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The answers given to the question whether all zeros in the critical strip of $\zeta(s)\pm\zeta(1-s)$ lie on the critical line, suggest that this can indeed be proven, however only for those zeros where $s \ne \rho$ (to be more precise; those zeros occur when $\chi(s)=2^s \pi^{s-1} \sin(\pi s/2) \phantom. \Gamma(1-s) = \pm 1$).

Now assume $s \in \mathbb{C}$, $\Re(s) \ge 0$ and take the known expression:

$$\zeta(s) = \dfrac{s}{s-1} - \frac12+s \int_1^\infty \frac{1/2-\{x\}}{x^{s+1}}\,\mathrm{d}x$$

and substitute the fractional part of $\{x\}$ by a closed form (derived here):

$$\displaystyle \{x\} = x - \lfloor x \rfloor = \frac12 + \frac{i}{2 \pi} \ln \left(-\mathrm{e}^{-2 \pi i x} \right)$$

which gives:

$$\displaystyle \zeta(s) = \dfrac{s}{s-1} - \frac12-\frac{s i}{2 \pi} \int_1^\infty \frac{\ln \left(-\mathrm{e}^{-2\pi i x}\right)\,}{x^{s+1}}\mathrm{d}x $$

From the discussion in the comments section below, it has become clear that the various CAS-packages give different outcomes when evaluating this integral. When the integral is finite from 1 to $N$, both Maple and Mathematica give the correct outcome, but Sage seems to struggle. The difference probably can be explained from CAS picking the correct (principal?) branch of the multi-valued $\ln(-e)$ element in the integral. However, despite 2 CAS results continuously improving in accuracy with increasing $N$, in all CAS the integral is yielding a very wrong outcome at $\infty$. This is not only the case for the $\ln(-e)$ integral, but also for the integral with $\{x\}$ (which is a proven formula for $\zeta(s)$). I now wonder if this has something to do with how the various CAS evaluate the fractional part at infinity. In any case, CAS are not going to give us the answer and some real pen and paper math is required to assess what exactly happens at $\infty$. Any thoughts are welcome.

Since I used a finite integral in Maple to test my conjecture below (EDIT: some zeros in the strip have been found and the conjecture has been proven wrong), I decided to be more precise in the OP and replaced $\infty$ by an as large as you like $N$ in the integral below.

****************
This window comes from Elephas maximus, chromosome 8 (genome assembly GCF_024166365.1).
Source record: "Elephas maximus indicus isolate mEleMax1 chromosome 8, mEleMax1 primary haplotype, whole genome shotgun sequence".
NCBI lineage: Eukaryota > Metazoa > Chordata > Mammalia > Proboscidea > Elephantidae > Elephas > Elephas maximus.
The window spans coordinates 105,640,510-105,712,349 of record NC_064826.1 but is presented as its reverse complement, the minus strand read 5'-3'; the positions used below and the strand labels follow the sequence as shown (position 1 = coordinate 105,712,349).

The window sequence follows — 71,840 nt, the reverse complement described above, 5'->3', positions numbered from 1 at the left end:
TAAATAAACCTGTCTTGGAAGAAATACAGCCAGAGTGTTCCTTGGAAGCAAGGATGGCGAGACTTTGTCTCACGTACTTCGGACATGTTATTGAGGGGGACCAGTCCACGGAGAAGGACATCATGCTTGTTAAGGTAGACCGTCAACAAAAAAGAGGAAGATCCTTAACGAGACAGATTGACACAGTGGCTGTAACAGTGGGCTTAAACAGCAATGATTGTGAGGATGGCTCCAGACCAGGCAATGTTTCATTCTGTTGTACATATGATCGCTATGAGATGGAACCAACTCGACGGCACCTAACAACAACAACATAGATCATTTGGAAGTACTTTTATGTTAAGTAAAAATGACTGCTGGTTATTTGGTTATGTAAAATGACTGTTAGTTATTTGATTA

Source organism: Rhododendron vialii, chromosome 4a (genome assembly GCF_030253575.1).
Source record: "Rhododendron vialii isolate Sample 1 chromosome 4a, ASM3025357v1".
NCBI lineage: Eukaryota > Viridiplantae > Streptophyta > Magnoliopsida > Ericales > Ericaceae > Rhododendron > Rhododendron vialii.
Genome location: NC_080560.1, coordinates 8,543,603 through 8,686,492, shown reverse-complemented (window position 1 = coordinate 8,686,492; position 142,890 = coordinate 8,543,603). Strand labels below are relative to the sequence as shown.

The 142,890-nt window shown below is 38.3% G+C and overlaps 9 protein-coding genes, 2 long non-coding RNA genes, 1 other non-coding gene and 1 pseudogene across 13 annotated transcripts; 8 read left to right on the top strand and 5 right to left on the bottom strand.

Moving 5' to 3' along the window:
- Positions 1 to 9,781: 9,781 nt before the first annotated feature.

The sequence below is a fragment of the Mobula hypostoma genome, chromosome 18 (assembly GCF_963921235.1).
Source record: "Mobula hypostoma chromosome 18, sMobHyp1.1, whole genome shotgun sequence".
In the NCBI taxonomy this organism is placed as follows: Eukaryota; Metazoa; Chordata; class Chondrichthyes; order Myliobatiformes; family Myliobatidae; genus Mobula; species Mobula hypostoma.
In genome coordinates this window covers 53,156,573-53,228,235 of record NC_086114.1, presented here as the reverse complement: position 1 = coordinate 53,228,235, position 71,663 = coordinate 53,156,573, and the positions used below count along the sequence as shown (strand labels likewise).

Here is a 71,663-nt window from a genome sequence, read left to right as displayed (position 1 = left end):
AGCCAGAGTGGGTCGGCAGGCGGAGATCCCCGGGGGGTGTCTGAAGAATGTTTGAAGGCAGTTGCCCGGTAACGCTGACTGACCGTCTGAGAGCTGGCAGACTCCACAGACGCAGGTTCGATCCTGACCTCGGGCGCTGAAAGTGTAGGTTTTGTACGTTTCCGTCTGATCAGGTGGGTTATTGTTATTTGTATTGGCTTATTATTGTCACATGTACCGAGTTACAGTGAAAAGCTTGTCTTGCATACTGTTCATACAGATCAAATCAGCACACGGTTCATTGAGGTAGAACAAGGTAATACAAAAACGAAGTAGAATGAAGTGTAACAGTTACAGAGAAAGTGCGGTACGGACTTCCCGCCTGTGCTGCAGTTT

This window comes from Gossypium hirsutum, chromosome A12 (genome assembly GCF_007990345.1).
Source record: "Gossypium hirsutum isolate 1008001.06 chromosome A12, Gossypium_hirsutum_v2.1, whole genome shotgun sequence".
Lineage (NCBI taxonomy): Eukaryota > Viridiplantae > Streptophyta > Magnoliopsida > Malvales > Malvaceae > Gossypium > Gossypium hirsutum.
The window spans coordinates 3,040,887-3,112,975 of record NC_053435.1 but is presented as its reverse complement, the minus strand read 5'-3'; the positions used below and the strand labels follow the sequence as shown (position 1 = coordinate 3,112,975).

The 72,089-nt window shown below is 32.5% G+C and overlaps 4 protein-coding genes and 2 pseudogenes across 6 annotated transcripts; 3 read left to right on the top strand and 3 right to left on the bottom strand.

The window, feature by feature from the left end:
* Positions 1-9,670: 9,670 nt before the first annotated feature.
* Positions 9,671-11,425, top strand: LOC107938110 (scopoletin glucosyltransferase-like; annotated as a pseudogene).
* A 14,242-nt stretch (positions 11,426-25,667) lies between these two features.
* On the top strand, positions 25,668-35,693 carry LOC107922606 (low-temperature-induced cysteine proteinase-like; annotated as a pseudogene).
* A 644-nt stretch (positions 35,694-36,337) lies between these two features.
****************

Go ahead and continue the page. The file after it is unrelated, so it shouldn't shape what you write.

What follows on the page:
Isolate the integral part,

$$I(s) =\frac{s i}{2 \pi} \int_1^N \frac{\ln \left(-\mathrm{e}^{-2\pi ix}\right)\,}{x^{s+1}}\mathrm{d}x $$

and I like to conjecture, that in the critical strip, all zeros of:

$$I(s) \pm I(1-s)$$

are on the critical line $\Re(s)=\frac12$, however now with the certainty that when $s= \rho$ then $I(s) \ne 0$.

Via the reflective relation $\zeta(s) = \chi(s)\phantom . \zeta(1-s)$, this can be simplified into the following relation:

$$I(s) \pm I(1-s) =0 \text{ when } \displaystyle \chi(s)= \frac{\frac{s}{1-s} + \frac12 \pm -I(1-s)}{\frac{1-s}{s} + \frac12 + \hspace{3 mm} I(1-s)}$$

Appreciate any thoughts on possible approaches to proof this conjecture, e.g. based on the symmetry between the two integrals $I(s)$ and $I(1-s)$ or the symmetry around $\chi(s)$.

Thanks.

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Agno, I can't compute $I(s)$. Would you please give the values of $I(3), I(1/2 + 13.35 i), I(1/2 + 20 i)$, the method to compute them and to what precision they are correct? Thank you. –  joro Aug 19 '13 at 14:45
    
Joro. I found the problem. The $\frac12$ should not be subtracted form the $x$. I tried it in Wolfram Alpha and this works. Here is the code for $\zeta(3)$ till $x=9$ : 3/(3-1)-1/2-(3*i)/(2*π)*(integral from 1..9 of ln(-e^(-2*π*i*(x)))/(x^(3+1))) –  Agno Aug 19 '13 at 18:37